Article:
Disgusting right? Don’t even get my started on the video that goes along with this song. (All I will I say is: naked girls dancing around fully clothed men) First of all the repetition of the phrase “I know you want it” sends shivers up my spine. Just written down the phrase could be directly lifted from a  police report about sexual assault. Secondly, the whole concept of “blurred lines” is almost the definition of rape culture. There is no such thing as a blurred line when it comes to sex. No means no and yes means yes. I don’t know a woman who says no when she means yes. I re-read that sentence wondering if I should be so emphatic about it and I decided yes I stand by it. I have NEVER met a woman who says no when she means yes when it comes to sex or any type of romantic possibility.

This point jumps off from Robin Thicke and moves into pop culture as a whole. Think of a romantic movie you like, or a television show about dating. In fact think of any representation in pop culture of dating. How many times in books, television, and movies do we see the following scenario. Guy is attracted to Girl. Guy asks Girl out. Girl says no. Guy continues to ask Girl out in more elaborate ways. Girl continues to say no. Guy makes some big impassioned speech about how much he wants to be with Girl. Girl finally says yes. Guy and Girl go off in the sunset happily ever after. This is a very common archetype we encounter everyday. I’m not knocking the archetype in and of itself. I’m just saying that we might not even realize how the things we consume can subtly influence what we consider appropriate romantic behavior. In the real world it is not cute when a guy won’t take no for answer. In the real world it’s scary. In the real world it isn’t cute when a guy keeps asking for your number over and over again when you’ve already said no.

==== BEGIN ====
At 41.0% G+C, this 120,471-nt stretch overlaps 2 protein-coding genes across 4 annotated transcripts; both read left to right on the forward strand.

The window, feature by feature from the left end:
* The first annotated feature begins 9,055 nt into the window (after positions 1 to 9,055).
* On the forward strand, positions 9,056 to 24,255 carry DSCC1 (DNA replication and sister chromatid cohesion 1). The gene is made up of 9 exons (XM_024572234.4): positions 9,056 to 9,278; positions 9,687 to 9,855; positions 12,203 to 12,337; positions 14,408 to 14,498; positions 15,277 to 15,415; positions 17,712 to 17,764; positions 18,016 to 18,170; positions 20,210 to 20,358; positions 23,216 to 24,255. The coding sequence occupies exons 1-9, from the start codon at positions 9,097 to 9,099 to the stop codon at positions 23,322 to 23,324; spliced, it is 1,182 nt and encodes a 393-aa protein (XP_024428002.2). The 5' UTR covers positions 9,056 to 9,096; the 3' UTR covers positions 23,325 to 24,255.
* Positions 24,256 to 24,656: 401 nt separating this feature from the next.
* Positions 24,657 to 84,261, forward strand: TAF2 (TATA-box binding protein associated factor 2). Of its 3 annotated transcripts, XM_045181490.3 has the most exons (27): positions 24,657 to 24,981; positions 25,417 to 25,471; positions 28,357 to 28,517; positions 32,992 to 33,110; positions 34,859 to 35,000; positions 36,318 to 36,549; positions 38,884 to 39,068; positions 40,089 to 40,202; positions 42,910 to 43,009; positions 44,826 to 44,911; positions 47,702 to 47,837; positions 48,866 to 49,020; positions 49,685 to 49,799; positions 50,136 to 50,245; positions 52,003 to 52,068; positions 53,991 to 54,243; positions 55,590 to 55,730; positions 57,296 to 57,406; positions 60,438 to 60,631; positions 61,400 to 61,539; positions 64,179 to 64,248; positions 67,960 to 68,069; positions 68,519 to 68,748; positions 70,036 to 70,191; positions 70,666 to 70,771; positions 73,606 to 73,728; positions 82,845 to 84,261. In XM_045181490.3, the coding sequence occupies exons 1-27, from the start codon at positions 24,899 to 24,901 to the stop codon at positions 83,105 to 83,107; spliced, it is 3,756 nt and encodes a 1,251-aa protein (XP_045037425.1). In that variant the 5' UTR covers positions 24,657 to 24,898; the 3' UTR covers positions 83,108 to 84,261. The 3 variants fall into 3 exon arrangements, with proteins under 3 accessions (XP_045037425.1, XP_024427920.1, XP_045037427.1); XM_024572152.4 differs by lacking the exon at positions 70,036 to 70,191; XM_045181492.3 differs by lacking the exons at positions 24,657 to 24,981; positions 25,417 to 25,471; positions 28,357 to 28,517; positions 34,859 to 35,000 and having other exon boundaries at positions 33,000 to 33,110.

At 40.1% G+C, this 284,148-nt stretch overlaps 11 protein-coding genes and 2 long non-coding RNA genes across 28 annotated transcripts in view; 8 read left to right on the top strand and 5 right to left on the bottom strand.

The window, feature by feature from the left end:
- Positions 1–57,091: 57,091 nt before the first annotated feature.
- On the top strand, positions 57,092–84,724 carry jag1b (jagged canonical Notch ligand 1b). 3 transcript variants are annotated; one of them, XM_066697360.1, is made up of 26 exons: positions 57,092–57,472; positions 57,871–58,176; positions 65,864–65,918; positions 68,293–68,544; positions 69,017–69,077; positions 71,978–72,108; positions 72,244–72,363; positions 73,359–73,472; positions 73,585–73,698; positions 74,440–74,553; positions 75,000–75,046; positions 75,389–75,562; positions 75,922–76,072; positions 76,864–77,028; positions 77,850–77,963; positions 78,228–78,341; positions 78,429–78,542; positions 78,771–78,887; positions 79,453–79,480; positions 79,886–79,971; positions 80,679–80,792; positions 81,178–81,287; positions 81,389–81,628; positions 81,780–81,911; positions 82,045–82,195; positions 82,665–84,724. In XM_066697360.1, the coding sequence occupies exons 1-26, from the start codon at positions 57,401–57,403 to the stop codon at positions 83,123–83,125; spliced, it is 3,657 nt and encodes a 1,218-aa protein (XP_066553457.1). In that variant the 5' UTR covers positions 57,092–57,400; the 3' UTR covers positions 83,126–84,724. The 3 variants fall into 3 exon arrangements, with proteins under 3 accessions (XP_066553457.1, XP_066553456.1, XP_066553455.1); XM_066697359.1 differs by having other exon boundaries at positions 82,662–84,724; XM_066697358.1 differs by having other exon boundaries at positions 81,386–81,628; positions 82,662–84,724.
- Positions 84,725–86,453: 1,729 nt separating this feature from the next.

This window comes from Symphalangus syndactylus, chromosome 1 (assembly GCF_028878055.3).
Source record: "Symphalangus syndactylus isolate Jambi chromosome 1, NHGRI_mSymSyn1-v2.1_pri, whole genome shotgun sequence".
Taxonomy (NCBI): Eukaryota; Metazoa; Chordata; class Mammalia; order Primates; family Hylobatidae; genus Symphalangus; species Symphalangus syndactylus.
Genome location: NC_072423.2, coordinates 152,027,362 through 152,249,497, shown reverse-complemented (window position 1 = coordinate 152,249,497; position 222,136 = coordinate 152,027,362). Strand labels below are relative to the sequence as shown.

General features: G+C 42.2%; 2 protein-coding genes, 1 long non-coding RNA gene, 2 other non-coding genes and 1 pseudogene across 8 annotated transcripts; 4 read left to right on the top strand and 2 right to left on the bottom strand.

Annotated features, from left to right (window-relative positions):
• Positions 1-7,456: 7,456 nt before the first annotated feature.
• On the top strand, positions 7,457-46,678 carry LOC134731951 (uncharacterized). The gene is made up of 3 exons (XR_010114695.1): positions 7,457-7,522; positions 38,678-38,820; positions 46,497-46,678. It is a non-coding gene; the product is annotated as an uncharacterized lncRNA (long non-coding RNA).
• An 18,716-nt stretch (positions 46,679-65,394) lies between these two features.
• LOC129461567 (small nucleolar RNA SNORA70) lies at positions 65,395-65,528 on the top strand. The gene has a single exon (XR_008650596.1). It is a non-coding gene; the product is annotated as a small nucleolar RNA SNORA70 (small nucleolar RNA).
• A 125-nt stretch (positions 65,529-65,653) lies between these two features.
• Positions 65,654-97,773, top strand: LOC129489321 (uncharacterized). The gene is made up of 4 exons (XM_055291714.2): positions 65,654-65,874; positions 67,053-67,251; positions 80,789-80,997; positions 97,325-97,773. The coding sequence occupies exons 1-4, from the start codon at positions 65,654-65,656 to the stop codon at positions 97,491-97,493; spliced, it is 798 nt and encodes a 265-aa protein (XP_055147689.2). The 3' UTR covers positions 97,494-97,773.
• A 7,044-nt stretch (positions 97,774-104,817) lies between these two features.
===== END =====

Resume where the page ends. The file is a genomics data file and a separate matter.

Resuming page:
I’m not saying that if you like the song Blurred Lines or romantic comedies that you are a rapist. But I do think we need to be aware of the pop culture we consume. We need to call out bad behavior when we see it. I don’t think my sister would let my nephew listen to a song like Blurred Lines without some serious discussion afterwards about what makes the song problematic (although since he’s four years old I’m 100% certain he’s not listening to it at all). At the end of the day I’m not advocating boycotts of certain songs or movies or television. (I mean I just wrote a blog last week about how I’m against banning books for crying out loud.) Every person has to decide for herself what books to read, movies to watch, and music to listen to.  I am advocating discussing what makes the things we enjoy problematic and what our responsibility as consumers is to call out problematic things.